5. Speak out, speak up, and let it be known that this is not who America is.

No matter how we voted in November, we are all a part of the same country — and that country should be a welcome home for all.

To paraphrase Emma Lazarus: We should aim to be a welcoming home to the tired, the poor, the huddled masses yearning to breathe free, the homeless, and the tempest-tossed. That's the America we should aspire to be.

So tell your friends, tell your families, share messages of support on social media. We don't need to fear the unknown. In fact, the odds of an American dying as the result of an act of terrorism carried out by a refugee is a minuscule 1 in 3.64 billion in any given year.

Photo by Stephanie Keith/Getty Images.

Courtesy of Verizon
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If someone were to say "video games" to you, what are the first words that come to mind? Whatever words you thought of (fun, exciting, etc.), we're willing to guess "healthy" or "mental health tool" didn't pop into your mind.

And yet… it turns out they are. Especially for Veterans.

How? Well, for one thing, video games — and virtual reality more generally — are also more accessible and less stigmatized to veterans than mental health treatment. In fact, some psychiatrists are using virtual reality systems for this reason to treat PTSD.

Secondly, video games allow people to socialize in new ways with people who share common interests and goals. And for Veterans, many of whom leave the military feeling isolated or lonely after they lose the daily camaraderie of their regiment, that socialization is critical to their mental health. It gives them a virtual group of friends to talk with, connect to, and relate to through shared goals and interests.

In addition, according to a 2018 study, since many video games simulate real-life situations they encountered during their service, it makes socialization easier since they can relate to and find common ground with other gamers while playing.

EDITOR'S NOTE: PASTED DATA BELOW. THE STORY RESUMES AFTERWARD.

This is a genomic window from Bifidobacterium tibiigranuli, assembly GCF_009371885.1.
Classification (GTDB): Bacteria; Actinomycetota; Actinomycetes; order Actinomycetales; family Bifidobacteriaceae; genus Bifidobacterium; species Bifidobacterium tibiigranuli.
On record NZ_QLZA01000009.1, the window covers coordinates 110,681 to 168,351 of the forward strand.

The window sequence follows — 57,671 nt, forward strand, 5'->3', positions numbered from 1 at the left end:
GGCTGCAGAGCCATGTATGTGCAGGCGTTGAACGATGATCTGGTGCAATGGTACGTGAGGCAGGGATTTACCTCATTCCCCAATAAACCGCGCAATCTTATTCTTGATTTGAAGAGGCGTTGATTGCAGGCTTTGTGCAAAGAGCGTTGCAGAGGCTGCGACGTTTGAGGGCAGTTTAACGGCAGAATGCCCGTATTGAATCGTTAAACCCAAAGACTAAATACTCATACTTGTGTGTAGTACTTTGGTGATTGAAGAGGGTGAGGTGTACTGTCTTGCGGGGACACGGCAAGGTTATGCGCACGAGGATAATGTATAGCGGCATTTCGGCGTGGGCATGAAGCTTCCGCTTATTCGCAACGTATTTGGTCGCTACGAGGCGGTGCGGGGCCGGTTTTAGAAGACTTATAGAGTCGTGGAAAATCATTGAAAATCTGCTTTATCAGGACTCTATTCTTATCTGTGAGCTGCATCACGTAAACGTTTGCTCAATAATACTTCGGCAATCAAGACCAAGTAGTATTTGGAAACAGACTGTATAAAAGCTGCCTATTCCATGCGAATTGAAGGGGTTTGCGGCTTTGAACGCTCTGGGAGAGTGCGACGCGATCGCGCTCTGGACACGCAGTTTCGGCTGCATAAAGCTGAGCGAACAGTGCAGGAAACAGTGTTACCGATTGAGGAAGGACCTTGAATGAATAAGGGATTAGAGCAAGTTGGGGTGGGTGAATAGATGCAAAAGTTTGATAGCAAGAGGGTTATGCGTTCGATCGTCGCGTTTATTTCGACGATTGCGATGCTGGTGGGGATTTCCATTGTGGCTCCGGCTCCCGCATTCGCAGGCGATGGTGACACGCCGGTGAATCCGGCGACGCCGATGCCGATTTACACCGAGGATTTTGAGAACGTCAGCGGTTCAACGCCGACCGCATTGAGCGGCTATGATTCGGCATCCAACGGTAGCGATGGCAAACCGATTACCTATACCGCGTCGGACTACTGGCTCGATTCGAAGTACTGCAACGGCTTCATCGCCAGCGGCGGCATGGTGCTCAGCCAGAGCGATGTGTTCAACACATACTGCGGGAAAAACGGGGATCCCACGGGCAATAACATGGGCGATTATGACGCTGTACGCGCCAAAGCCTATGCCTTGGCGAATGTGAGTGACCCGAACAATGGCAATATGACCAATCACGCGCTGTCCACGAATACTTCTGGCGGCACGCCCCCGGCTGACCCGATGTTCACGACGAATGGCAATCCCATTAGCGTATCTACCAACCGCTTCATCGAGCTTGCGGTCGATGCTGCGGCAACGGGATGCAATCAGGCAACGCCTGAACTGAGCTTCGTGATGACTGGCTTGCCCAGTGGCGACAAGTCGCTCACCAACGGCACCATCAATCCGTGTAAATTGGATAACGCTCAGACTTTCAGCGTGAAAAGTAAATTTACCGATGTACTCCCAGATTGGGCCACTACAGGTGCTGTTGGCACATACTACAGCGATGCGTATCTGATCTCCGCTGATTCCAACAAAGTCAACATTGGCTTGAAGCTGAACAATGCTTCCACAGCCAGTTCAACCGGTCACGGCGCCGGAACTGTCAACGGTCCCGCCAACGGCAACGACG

This can help ease symptoms of depression, anxiety, and even PTSD in Veterans, which affects 20% of the Veterans who have served since 9/11.

Watch here as Verizon dives into the stories of three Veteran gamers to learn how video games helped them build community, deal with trauma and have some fun.

Band of Gamers www.youtube.com

Video games have been especially beneficial to Veterans since the beginning of the pandemic when all of us — Veterans included — have been even more isolated than ever before.

And that's why Verizon launched a challenge last year, which saw $30,000 donated to four military charities.

And this year, they're going even bigger by launching a new World of Warships charity tournament in partnership with Wargaming and Wounded Warrior Project called "Verizon Warrior Series." During the tournament, gamers will be able to interact with the game's iconic ships in new and exciting ways, all while giving back.

Together with these nonprofits, the tournament will welcome teams all across the nation in order to raise money for military charities helping Veterans in need. There will be a $100,000 prize pool donated to these charities, as well as donation drives for injured Veterans at every match during the tournament to raise extra funds.

Verizon is also providing special discounts to Those Who Serve communities, including military and first responders, and they're offering a $75 in-game content military promo for World of Warships.

Tournament finals are scheduled for August 8, so be sure to tune in to the tournament and donate if you can in order to give back to Veterans in need.

Courtesy of Verizon

When the COVID-19 pandemic socially distanced the world and pushed off the 2020 Olympics, we knew the games weren't going to be the same. The fact that they're even happening this year is a miracle, but without spectators and the usual hustle and bustle surrounding the events, it definitely feels different.

But it's not just the games themselves that have changed. The coverage of the Olympics has changed as well, including the unexpected addition of un-expert, uncensored commentary from comedian Kevin Hart and rapper Snoop Dogg on NBC's Peacock.

In the topsy-turvy world we're currently living in, it's both a refreshing and hilarious addition to the Olympic lineup.

Just watch this clip of them narrating an equestrian event. (Language warning if you've got kiddos nearby. The first video is bleeped, but the others aren't.)